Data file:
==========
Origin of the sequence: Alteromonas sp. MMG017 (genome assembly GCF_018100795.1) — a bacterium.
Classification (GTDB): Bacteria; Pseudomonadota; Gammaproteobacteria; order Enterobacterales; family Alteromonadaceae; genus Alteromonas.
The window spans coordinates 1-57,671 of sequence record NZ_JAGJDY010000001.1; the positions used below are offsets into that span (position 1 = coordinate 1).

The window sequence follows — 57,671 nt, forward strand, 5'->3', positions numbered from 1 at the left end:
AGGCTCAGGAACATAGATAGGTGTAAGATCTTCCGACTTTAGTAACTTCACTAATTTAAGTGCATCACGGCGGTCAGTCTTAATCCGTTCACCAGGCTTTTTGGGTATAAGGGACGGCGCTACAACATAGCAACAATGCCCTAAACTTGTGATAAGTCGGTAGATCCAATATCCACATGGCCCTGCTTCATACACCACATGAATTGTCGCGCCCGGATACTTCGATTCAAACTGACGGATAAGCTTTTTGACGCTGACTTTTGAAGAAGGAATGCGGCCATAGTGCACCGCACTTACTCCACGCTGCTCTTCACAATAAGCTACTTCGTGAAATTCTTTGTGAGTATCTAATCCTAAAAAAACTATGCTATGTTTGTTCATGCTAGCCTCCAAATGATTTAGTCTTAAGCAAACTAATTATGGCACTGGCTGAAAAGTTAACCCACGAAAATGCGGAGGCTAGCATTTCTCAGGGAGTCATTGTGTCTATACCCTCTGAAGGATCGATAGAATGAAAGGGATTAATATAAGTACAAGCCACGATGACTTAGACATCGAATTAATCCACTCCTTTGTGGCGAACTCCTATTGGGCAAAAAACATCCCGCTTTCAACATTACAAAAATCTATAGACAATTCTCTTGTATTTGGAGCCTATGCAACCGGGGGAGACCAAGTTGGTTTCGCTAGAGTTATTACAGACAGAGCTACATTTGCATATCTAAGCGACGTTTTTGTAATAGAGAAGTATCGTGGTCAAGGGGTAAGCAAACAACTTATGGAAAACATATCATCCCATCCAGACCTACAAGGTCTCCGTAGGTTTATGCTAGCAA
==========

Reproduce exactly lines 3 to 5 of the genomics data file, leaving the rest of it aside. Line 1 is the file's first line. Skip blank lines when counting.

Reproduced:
The window spans coordinates 1-57,671 of sequence record NZ_JAGJDY010000001.1; the positions used below are offsets into that span (position 1 = coordinate 1).

The window sequence follows — 57,671 nt, forward strand, 5'->3', positions numbered from 1 at the left end:
AGGCTCAGGAACATAGATAGGTGTAAGATCTTCCGACTTTAGTAACTTCACTAATTTAAGTGCATCACGGCGGTCAGTCTTAATCCGTTCACCAGGCTTTTTGGGTATAAGGGACGGCGCTACAACATAGCAACAATGCCCTAAACTTGTGATAAGTCGGTAGATCCAATATCCACATGGCCCTGCTTCATACACCACATGAATTGTCGCGCCCGGATACTTCGATTCAAACTGACGGATAAGCTTTTTGACGCTGACTTTTGAAGAAGGAATGCGGCCATAGTGCACCGCACTTACTCCACGCTGCTCTTCACAATAAGCTACTTCGTGAAATTCTTTGTGAGTATCTAATCCTAAAAAAACTATGCTATGTTTGTTCATGCTAGCCTCCAAATGATTTAGTCTTAAGCAAACTAATTATGGCACTGGCTGAAAAGTTAACCCACGAAAATGCGGAGGCTAGCATTTCTCAGGGAGTCATTGTGTCTATACCCTCTGAAGGATCGATAGAATGAAAGGGATTAATATAAGTACAAGCCACGATGACTTAGACATCGAATTAATCCACTCCTTTGTGGCGAACTCCTATTGGGCAAAAAACATCCCGCTTTCAACATTACAAAAATCTATAGACAATTCTCTTGTATTTGGAGCCTATGCAACCGGGGGAGACCAAGTTGGTTTCGCTAGAGTTATTACAGACAGAGCTACATTTGCATATCTAAGCGACGTTTTTGTAATAGAGAAGTATCGTGGTCAAGGGGTAAGCAAACAACTTATGGAAAACATATCATCCCATCCAGACCTACAAGGTCTCCGTAGGTTTATGCTAGCAA